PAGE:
An Overview of the Financial Planning Process

Step 1: Identify, establish, and prioritize goals.

Financial Planning is about achieving your hopes and dreams: a comfortable retirement, paying for your children’s education, buying a home, providing for loved ones, charitable pursuits, and so on.  Think long and hard about what you want to accomplish in life and how your finances might play a role. 

This part of the process also involves a rigorous self-assessment of your personality and tolerance for putting you finances at risk.  Because specific goals are usually tied to a certain point in the future, this step will also help establish your time horizons.

Step 2: Gather Personal and Financial Data

Your present circumstances will have a significant impact on the plan that’s best for you.  Start by collecting all your bank and brokerage statements, insurance policies, estate documents, and maybe even your most recent tax returns.  List your assets (what you own) as well as your liabilities (what you owe).  You’ll also need to gather up a record of all sources of income and expenses, and anything else you can think of related to your finances.

Step 3: Analyze the Data

Here's where you start to form a coherent picture of where you are financially.  For example, your portfolio's current asset allocation will emerge from your brokerage and retirement account statements. At this stage, you'll create a personal net worth statement and a statement of annual cash flows.  You'll also analyze the adequacy of your estate plan, account titling, beneficiary designations and insurance coverage.  As the picture develops, specific shortfalls or excesses will come into focus, along with areas you need to change.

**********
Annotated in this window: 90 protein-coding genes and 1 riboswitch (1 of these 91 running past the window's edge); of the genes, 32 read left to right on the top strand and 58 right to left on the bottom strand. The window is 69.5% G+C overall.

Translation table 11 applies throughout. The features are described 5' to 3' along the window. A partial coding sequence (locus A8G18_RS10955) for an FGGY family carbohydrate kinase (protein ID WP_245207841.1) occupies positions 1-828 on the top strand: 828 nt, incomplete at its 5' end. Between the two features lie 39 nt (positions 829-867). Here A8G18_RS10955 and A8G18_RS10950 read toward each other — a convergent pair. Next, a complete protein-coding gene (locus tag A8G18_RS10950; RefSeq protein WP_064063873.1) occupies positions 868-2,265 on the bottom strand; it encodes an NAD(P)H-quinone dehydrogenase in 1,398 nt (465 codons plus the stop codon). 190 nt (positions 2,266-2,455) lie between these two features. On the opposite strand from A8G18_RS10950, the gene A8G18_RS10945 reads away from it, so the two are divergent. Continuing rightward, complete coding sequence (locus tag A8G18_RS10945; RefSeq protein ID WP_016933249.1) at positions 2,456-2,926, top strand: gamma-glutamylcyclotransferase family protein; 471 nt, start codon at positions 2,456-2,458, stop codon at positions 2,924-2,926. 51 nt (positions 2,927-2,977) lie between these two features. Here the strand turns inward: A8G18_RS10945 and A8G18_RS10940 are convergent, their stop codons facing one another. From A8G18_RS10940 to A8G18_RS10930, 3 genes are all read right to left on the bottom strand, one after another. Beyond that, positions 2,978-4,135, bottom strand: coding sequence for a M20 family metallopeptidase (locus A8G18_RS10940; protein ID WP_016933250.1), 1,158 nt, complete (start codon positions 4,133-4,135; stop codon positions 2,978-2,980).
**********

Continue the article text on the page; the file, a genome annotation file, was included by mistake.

Step 4: Create a Plan

Now you're ready to lay out the roadmap that will help you accomplish your goals, given your risk tolerance and time frames.  Your plan may call for immediate changes, such as diversifying your investments, shifting your asset allocation, consolidating accounts, optimizing your insurance coverage, or drafting wills and other estate planning documents.  Your plan may also call for longer-term actions such as altering your spending and saving habits over time.

Step 5: Implement the Plan

Here's where the rubber meets the road; financial planning isn’t meant to be an academic exercise, after all.  The plan you created in Step 4 is meaningless if you don't act on it.  You might be surprised, for example, at how many people pay to have trusts created and never get around to actually funding them. Implementing your plan may involve opening certain types of accounts or purchasing certain types of securities, policies, funds or other financial and investment-related products.  Suitability and performance are key here, of course.  But remember, you can potentially boost the overall, long-term performance of your investments by keeping costs and expenses as low as possible

Step 6: Monitor and Review the Plan

This involves keeping an eye on the performance of your investments, periodically rebalancing your portfolio to keep your asset allocation on target, updating your insurance and your estate plan, and so on.  In the absence of a major event in your life (marriage, divorce, newborn, job loss, disability, etc.), once or twice annually should be sufficient.